increase the number of air marshals on our airlines;
support the largest criminal investigation in U.S. history;
acquire enough medicine to treat up to 10 million more people for
anthrax or other bacterial infections;
investigate the sources of terrorist funding, and then freeze the
financial assets of more than150 individuals and organizations connected to
deploy hundreds of Coast Guard cutters, aircraft, and small boats to
patrol the approaches to our ports and protect them from internal or external
acquire equipment for certain major mail sorting facilities to find
and destroy anthrax bacteria and other biological agents of terror;
station 8,000 National Guard troops at baggage-screening checkpoints
at 420 major airports; and,
strengthen our intelligence capabilities, with the objective of
detecting terrorist threats before they materialize, so that we can prevent
Homeland Security Strategy
The Administration is now taking the next step. When the President
established a new Office of Homeland Security, under the leadership of Governor
Tom Ridge, he directed the Office "to develop and coordinate the implementation
of a comprehensive national strategy to secure the United States from terrorist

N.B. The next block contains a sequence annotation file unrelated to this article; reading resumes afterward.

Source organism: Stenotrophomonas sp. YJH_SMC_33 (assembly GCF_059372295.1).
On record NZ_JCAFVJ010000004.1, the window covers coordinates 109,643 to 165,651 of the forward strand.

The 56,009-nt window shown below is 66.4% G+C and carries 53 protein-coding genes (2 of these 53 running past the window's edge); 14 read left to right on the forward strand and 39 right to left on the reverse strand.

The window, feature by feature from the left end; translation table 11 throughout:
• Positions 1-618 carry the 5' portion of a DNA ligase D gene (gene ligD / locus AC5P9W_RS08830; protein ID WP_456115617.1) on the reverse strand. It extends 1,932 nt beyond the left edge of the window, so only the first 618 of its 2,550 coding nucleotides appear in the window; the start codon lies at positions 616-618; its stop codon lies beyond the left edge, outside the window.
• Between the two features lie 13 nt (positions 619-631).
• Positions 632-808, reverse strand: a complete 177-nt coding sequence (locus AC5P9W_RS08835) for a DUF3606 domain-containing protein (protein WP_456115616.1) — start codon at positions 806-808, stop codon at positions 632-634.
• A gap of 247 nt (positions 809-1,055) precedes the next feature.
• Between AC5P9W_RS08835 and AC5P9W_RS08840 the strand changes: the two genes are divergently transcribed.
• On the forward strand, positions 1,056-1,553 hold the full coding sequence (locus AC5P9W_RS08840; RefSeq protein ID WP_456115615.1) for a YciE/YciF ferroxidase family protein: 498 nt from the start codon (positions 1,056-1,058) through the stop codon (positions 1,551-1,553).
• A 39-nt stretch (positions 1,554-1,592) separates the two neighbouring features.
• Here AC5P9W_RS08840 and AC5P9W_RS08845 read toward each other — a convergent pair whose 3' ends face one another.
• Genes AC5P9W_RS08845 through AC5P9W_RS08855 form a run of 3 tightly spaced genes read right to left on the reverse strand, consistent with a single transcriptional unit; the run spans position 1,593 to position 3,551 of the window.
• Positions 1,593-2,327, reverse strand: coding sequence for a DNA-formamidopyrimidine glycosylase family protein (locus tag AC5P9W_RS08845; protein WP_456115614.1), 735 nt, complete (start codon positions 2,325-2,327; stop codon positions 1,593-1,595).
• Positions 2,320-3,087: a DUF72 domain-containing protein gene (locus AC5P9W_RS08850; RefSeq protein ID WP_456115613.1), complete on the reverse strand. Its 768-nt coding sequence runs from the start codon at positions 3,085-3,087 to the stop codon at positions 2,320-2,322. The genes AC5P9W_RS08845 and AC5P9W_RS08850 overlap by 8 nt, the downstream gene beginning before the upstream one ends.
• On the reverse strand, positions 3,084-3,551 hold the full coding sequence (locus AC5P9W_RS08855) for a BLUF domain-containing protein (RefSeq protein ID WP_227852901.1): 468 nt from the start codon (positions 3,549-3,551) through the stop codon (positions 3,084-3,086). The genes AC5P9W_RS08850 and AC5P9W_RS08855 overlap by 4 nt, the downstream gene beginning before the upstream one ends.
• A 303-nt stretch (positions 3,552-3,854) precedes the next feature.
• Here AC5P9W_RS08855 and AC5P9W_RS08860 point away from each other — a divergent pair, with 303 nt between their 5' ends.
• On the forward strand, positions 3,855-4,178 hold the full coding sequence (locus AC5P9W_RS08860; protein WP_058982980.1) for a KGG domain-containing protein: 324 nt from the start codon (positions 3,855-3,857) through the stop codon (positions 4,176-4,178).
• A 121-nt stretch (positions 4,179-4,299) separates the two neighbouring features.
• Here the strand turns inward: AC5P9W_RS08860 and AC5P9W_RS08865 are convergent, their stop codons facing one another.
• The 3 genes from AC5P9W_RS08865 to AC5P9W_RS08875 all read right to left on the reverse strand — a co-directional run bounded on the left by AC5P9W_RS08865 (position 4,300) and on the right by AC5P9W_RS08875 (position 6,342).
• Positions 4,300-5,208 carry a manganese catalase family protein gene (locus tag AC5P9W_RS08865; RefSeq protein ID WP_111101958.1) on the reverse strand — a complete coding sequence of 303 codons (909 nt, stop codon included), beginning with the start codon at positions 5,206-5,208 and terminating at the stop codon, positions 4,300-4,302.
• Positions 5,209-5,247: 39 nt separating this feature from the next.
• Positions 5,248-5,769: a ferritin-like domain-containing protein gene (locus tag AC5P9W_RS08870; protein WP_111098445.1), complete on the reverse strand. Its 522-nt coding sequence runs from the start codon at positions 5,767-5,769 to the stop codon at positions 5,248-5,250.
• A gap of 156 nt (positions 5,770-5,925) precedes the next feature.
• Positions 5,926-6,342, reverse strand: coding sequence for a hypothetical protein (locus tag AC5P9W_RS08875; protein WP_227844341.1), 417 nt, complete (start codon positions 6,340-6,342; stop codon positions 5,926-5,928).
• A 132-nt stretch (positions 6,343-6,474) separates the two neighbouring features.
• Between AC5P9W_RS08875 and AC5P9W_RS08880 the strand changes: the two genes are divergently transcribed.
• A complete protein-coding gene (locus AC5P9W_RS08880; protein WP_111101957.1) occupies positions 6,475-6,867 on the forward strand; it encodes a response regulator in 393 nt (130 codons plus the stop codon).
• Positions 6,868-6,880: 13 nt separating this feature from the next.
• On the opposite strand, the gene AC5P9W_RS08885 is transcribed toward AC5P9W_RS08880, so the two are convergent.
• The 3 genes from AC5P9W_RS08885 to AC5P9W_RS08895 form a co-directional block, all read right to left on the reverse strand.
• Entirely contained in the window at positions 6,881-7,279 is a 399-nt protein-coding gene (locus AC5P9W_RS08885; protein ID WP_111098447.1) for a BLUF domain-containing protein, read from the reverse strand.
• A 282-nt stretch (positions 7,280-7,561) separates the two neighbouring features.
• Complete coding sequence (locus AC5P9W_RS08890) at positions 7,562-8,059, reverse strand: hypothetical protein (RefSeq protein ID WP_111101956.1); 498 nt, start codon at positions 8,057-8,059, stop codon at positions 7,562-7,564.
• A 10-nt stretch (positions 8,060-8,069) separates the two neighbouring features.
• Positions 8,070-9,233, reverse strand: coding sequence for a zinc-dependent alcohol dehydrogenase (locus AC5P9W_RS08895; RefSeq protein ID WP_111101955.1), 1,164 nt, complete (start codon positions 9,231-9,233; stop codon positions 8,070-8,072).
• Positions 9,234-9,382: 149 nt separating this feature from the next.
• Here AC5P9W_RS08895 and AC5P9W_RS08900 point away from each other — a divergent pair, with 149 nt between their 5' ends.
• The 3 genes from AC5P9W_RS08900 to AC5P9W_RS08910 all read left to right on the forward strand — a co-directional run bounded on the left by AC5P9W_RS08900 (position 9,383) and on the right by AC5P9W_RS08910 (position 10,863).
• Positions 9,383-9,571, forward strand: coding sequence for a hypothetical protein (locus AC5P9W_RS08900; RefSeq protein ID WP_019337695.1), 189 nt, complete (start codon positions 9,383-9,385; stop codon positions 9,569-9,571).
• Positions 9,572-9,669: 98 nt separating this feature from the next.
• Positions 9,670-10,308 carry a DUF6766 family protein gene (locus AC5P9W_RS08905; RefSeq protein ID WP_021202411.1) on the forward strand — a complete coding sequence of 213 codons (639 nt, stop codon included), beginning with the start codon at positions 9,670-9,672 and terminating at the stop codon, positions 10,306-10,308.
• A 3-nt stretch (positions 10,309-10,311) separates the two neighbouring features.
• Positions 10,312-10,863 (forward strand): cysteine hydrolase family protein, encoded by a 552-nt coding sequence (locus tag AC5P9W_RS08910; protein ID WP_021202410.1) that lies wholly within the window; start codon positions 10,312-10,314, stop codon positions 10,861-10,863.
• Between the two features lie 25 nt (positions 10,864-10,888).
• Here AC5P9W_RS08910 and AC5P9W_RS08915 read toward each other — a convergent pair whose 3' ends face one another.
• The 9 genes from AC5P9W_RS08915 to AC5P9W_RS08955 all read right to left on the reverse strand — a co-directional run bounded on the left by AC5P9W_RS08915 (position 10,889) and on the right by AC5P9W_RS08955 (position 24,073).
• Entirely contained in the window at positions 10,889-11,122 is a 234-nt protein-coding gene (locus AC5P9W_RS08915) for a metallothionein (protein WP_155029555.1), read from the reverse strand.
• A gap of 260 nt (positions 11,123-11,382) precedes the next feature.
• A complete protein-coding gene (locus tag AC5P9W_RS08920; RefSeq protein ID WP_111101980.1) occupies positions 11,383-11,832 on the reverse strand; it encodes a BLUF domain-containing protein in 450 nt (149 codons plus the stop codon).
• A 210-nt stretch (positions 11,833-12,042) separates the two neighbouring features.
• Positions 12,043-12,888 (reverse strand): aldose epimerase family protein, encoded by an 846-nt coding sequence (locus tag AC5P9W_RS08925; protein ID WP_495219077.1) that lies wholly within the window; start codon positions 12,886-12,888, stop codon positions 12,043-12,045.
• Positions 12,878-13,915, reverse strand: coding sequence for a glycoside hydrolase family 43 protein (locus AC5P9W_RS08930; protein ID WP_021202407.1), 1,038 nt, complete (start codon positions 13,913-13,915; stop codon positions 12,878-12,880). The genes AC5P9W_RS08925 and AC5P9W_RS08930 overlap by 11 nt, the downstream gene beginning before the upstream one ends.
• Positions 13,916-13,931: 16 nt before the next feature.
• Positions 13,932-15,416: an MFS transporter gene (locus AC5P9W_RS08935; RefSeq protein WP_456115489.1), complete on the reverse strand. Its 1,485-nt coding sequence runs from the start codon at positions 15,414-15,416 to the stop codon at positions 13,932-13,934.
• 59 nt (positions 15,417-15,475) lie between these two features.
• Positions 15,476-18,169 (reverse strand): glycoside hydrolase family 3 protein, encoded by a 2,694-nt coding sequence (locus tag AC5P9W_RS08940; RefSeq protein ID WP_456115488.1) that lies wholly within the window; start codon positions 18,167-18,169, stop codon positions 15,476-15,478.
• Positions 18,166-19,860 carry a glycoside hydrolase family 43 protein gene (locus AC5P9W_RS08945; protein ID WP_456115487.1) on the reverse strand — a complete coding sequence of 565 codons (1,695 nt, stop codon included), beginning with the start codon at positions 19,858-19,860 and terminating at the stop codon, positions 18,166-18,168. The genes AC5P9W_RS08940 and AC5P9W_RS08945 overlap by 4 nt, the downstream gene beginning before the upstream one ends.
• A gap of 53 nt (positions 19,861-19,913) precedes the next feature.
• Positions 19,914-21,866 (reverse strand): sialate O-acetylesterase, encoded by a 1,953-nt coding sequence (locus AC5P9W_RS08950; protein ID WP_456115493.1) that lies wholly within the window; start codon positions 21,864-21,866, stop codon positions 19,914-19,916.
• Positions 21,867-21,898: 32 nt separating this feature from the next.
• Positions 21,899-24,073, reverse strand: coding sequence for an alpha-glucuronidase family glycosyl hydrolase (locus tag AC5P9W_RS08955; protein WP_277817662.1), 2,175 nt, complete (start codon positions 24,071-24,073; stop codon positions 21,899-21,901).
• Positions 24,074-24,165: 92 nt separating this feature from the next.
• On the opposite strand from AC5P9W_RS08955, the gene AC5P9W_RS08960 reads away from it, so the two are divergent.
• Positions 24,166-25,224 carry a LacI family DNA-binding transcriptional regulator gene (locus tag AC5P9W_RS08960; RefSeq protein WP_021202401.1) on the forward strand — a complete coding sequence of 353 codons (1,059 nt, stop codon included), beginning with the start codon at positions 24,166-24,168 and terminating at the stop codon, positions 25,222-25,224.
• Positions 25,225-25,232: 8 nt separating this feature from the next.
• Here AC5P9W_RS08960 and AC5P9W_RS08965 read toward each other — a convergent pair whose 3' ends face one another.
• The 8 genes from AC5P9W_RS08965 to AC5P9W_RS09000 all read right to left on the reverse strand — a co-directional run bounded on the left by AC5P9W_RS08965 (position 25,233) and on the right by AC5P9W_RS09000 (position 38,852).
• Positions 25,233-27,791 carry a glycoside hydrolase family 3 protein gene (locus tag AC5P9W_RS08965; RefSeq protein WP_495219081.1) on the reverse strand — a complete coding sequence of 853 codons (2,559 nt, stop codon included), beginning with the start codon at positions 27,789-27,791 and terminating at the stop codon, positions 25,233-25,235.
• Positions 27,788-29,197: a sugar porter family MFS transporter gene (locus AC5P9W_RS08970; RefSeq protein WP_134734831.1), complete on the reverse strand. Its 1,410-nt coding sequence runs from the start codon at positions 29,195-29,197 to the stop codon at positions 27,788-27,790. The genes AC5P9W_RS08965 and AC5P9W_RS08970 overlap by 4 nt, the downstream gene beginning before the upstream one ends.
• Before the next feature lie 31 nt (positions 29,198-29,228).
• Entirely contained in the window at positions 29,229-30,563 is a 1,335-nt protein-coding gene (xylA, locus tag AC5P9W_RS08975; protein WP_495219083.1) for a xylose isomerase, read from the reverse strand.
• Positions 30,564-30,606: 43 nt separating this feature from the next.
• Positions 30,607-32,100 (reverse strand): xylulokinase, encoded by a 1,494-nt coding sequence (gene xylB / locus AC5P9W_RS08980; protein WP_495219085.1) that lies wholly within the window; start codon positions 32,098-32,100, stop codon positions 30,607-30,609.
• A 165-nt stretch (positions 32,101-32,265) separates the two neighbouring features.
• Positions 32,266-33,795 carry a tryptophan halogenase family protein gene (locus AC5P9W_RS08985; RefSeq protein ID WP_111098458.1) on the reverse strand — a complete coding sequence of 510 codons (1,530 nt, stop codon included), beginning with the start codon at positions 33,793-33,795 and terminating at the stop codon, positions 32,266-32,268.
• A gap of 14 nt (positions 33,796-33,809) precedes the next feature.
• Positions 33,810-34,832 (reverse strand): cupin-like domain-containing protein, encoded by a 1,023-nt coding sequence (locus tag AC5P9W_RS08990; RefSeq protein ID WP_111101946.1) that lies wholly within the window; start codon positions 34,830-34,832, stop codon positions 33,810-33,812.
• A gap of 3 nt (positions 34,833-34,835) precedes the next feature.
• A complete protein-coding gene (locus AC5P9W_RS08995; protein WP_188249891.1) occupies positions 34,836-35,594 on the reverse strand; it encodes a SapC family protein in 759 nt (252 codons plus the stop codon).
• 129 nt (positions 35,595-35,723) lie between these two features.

threats or attacks." We have been building that strategy on many fronts, and
it is our intention to prepare a document this summer that will summarize
that strategy in one place. This strategy will meet four key tests:
The strategy for homeland security will be comprehensive and will
integrate the full range of homeland security activities into a single,
mutually supporting plan.
The strategy will be a national strategy, not just a federal government
strategy as the threat posed by terrorism does not fall solely within the
jurisdiction of the federal government. To defeat terrorism, the federal
government must work with states and localities and the private sector.
The strategy will outline a long-term plan to strengthen homeland security.
Finally, the strategy will include measures by which we can evaluate
progress and allocate resources. These objectives will set the goals for
federal departments and agencies. They will also give guidance to state and
local governments and the private sector.
At the same time we craft a national strategy, the Administration will
begin work immediately on four urgent and essential missions for the defense
of our homeland: ensuring state and local first responders (firefighters,
police, and rescue workers) are prepared for terrorism; enhancing our defenses
against biological attacks; securing our borders; and, sharing information
and using information technology to secure the homeland.
These four missions lead our homeland security agenda -- but they are
not the whole of it. We must also finish the job of securing our airways. In 2003, the new Transportation Security
Administration (TSA) will strive to meet the tight deadlines and rigorous aviation security